New data on the probiotic strain Bifantis

The biotechnology company Alimentary Health has announced results from two studies that demonstrate the anti-inflammatory activity of a natural probiotic bacterial strain of human origin, Bifantis (Bifidobacterium infantis 35624), in models of arthritis and Salmonella infection.

Data from these studies were presented this week at the 38th annual Digestive Disease Week (DDW) conference taking place in Washington D.C.

The inflammatory response is a key part of the immune system's battle against invaders, but in certain conditions and diseases, it can do more harm than good by injuring healthy tissue. Inflammation is associated with a variety of conditions, such as inflammatory bowel disease, arthritis, cardiovascular disease, diabetes, Alzheimer's disease and more. Bifantis has previously been shown to modulate the inflammatory response in a clinical trial in irritable bowel syndrome. The results announced this week demonstrate that the anti-inflammatory effects of Bifantis are not restricted to the gastrointestinal tract.

“Inflammation is a major factor in a number of chronic diseases, which affect millions of people,” said Barry Kiely, Chief Executive Officer, Alimentary Health and an early investigator of the probiotic effects of Bifantis. “Data continue to show that Bifantis has anti-inflammatory activity, which may be useful in the management of inflammation-linked diseases.”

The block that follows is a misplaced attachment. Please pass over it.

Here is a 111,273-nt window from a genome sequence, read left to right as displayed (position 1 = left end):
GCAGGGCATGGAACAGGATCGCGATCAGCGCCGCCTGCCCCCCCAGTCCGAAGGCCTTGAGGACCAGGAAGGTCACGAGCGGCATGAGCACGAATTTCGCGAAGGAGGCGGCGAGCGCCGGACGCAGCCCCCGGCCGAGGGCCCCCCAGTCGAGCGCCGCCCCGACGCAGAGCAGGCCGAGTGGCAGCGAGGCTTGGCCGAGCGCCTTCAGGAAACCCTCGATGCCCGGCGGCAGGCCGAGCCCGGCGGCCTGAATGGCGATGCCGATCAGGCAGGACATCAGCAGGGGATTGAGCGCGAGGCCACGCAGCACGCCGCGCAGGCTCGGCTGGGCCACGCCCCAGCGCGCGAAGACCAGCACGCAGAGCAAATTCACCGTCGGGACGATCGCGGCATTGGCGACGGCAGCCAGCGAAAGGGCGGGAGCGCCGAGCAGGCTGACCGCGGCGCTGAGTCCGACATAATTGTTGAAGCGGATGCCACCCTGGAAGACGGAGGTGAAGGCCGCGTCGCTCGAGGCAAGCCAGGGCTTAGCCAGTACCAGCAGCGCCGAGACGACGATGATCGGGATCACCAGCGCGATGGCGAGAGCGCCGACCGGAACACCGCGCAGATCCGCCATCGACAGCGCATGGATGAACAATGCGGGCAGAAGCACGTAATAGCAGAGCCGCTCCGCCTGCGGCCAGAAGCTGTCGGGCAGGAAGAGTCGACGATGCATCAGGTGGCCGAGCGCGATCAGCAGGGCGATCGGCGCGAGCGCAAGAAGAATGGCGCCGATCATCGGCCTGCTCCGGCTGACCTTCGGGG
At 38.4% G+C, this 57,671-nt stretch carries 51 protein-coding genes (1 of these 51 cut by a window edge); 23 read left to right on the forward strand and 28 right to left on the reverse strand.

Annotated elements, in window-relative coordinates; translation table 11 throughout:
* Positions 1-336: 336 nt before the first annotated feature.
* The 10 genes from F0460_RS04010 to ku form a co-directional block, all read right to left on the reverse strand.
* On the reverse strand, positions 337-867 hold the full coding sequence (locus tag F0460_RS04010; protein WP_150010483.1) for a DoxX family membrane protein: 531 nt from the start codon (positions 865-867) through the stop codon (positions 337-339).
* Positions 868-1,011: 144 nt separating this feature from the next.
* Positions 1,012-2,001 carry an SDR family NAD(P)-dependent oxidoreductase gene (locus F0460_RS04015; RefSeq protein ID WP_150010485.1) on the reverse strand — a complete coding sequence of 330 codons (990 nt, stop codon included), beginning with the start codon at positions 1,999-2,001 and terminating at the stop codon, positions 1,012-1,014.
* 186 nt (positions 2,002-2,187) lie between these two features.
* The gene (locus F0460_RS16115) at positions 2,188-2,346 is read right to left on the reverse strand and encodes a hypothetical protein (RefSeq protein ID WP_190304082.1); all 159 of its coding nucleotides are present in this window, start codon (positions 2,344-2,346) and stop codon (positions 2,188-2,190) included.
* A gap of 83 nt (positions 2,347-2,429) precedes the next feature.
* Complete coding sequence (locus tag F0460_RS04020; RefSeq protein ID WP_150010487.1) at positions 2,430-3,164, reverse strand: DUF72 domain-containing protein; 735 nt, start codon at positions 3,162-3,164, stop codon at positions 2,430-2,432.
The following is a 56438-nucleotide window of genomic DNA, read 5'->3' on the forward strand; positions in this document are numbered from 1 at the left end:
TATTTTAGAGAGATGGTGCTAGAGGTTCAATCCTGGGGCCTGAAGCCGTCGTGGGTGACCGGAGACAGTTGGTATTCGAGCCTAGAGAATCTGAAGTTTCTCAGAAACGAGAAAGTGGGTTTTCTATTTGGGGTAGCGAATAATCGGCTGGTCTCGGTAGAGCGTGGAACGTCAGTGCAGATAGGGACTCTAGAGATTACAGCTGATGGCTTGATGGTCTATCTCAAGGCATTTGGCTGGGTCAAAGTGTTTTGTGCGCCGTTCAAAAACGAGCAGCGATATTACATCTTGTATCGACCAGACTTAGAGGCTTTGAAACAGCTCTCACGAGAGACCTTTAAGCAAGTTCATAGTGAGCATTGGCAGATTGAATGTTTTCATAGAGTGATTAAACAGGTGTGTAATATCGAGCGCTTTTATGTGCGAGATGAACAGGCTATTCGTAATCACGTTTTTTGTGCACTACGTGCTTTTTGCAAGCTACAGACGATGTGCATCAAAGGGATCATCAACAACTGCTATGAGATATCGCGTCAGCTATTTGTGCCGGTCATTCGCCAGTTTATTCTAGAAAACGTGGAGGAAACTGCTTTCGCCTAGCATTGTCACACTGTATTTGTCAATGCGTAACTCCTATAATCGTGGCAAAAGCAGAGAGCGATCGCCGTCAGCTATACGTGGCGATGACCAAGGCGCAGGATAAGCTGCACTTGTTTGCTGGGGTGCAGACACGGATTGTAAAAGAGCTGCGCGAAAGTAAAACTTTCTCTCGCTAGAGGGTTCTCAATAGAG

In one of the studies released today, four bacterial strains were fed to mice. Of these four strains, researchers determined that only Bifantis delayed the onset of artificially induced arthritis and resulted in less severe arthritic symptoms. This study represents some of the latest work assessing the link between diet involving probiotics and certain autoimmune diseases.

In the second study, mice were fed Bifantis and then exposed to Salmonella, a common bacteria associated with a form of food poisoning. Animals that received Bifantis showed dramatically increased numbers of certain immune cells that control the immune system's response to harmful pathogens, in this case Salmonella. Bifantis also increased the numbers of T-regulatory cells in the body, in effect limiting the concentrations of certain signals essential to inflammation, such as cytokines.

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